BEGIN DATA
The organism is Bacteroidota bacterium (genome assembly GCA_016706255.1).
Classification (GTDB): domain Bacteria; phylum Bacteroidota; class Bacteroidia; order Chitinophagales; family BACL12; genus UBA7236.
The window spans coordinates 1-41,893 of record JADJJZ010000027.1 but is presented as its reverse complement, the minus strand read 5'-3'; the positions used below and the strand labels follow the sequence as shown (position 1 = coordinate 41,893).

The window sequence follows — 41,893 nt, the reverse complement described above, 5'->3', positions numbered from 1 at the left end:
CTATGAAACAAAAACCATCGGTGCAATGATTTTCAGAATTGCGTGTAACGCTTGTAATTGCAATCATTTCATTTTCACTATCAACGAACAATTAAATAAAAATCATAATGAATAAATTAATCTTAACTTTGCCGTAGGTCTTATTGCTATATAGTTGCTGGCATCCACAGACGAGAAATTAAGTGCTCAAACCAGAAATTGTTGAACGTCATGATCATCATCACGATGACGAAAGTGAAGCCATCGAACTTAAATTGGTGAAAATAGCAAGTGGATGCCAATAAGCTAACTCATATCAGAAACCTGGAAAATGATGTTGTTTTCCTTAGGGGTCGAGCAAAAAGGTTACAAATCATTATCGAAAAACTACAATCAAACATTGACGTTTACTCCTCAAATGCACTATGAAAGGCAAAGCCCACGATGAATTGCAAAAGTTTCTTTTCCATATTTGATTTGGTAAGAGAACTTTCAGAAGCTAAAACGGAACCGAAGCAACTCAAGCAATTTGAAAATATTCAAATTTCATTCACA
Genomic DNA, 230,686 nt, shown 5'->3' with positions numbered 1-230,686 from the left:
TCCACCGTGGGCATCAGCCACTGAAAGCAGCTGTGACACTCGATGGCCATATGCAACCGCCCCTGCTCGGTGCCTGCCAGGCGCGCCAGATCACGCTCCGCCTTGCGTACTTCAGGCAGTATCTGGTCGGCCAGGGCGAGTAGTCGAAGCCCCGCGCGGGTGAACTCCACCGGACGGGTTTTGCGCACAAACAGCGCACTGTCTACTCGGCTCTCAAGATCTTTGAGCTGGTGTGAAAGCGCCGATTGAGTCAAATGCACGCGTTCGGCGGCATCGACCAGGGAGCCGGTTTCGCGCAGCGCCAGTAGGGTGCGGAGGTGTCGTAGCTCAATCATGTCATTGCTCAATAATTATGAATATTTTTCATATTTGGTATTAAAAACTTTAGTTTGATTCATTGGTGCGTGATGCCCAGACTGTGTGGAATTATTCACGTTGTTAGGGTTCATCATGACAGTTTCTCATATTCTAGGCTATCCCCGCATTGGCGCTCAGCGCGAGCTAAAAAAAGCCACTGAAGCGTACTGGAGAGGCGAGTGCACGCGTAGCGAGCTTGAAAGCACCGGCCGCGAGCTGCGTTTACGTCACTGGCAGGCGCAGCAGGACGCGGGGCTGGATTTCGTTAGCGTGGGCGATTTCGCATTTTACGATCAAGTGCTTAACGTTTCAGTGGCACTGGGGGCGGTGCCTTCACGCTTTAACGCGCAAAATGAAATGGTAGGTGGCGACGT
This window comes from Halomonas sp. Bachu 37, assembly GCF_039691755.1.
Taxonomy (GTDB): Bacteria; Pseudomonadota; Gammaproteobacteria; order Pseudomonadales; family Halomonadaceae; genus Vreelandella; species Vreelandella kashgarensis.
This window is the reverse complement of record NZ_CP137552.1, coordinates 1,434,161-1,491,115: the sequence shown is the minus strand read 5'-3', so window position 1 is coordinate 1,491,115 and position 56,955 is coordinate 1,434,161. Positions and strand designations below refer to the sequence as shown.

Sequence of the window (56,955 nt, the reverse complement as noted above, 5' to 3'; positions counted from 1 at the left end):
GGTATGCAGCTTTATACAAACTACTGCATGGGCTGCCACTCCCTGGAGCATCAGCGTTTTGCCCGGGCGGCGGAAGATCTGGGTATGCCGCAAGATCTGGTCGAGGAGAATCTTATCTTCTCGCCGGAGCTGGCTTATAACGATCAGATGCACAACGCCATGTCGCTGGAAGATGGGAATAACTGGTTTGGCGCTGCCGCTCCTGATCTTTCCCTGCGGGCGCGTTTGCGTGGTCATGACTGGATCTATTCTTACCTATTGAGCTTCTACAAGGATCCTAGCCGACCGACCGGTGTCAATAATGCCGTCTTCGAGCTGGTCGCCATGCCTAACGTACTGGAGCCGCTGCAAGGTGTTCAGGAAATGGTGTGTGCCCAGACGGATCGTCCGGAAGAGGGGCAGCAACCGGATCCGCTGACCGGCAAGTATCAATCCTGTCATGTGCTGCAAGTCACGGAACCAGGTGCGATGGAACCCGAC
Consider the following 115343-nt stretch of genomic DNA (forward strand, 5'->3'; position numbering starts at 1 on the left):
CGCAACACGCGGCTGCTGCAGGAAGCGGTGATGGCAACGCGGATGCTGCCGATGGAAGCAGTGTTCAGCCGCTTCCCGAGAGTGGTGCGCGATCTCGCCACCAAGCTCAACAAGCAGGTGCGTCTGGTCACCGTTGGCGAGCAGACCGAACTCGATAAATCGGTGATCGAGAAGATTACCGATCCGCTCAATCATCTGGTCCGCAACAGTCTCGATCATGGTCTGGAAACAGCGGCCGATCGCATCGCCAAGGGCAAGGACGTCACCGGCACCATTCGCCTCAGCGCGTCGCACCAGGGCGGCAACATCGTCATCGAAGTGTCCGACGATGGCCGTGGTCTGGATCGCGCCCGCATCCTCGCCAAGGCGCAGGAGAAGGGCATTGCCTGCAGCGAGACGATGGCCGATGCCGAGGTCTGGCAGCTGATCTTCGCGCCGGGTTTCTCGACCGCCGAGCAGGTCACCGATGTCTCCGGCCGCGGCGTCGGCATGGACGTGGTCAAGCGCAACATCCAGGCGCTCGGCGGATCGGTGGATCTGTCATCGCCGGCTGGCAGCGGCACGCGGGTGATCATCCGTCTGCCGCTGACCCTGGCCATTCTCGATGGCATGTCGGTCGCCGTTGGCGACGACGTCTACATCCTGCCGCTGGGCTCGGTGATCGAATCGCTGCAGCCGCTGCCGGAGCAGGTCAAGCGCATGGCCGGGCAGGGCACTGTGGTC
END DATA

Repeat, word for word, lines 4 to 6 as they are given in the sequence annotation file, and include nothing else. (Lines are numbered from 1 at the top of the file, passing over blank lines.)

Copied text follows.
The window sequence follows — 41,893 nt, the reverse complement described above, 5'->3', positions numbered from 1 at the left end:
CTATGAAACAAAAACCATCGGTGCAATGATTTTCAGAATTGCGTGTAACGCTTGTAATTGCAATCATTTCATTTTCACTATCAACGAACAATTAAATAAAAATCATAATGAATAAATTAATCTTAACTTTGCCGTAGGTCTTATTGCTATATAGTTGCTGGCATCCACAGACGAGAAATTAAGTGCTCAAACCAGAAATTGTTGAACGTCATGATCATCATCACGATGACGAAAGTGAAGCCATCGAACTTAAATTGGTGAAAATAGCAAGTGGATGCCAATAAGCTAACTCATATCAGAAACCTGGAAAATGATGTTGTTTTCCTTAGGGGTCGAGCAAAAAGGTTACAAATCATTATCGAAAAACTACAATCAAACATTGACGTTTACTCCTCAAATGCACTATGAAAGGCAAAGCCCACGATGAATTGCAAAAGTTTCTTTTCCATATTTGATTTGGTAAGAGAACTTTCAGAAGCTAAAACGGAACCGAAGCAACTCAAGCAATTTGAAAATATTCAAATTTCATTCACA
Genomic DNA, 230,686 nt, shown 5'->3' with positions numbered 1-230,686 from the left: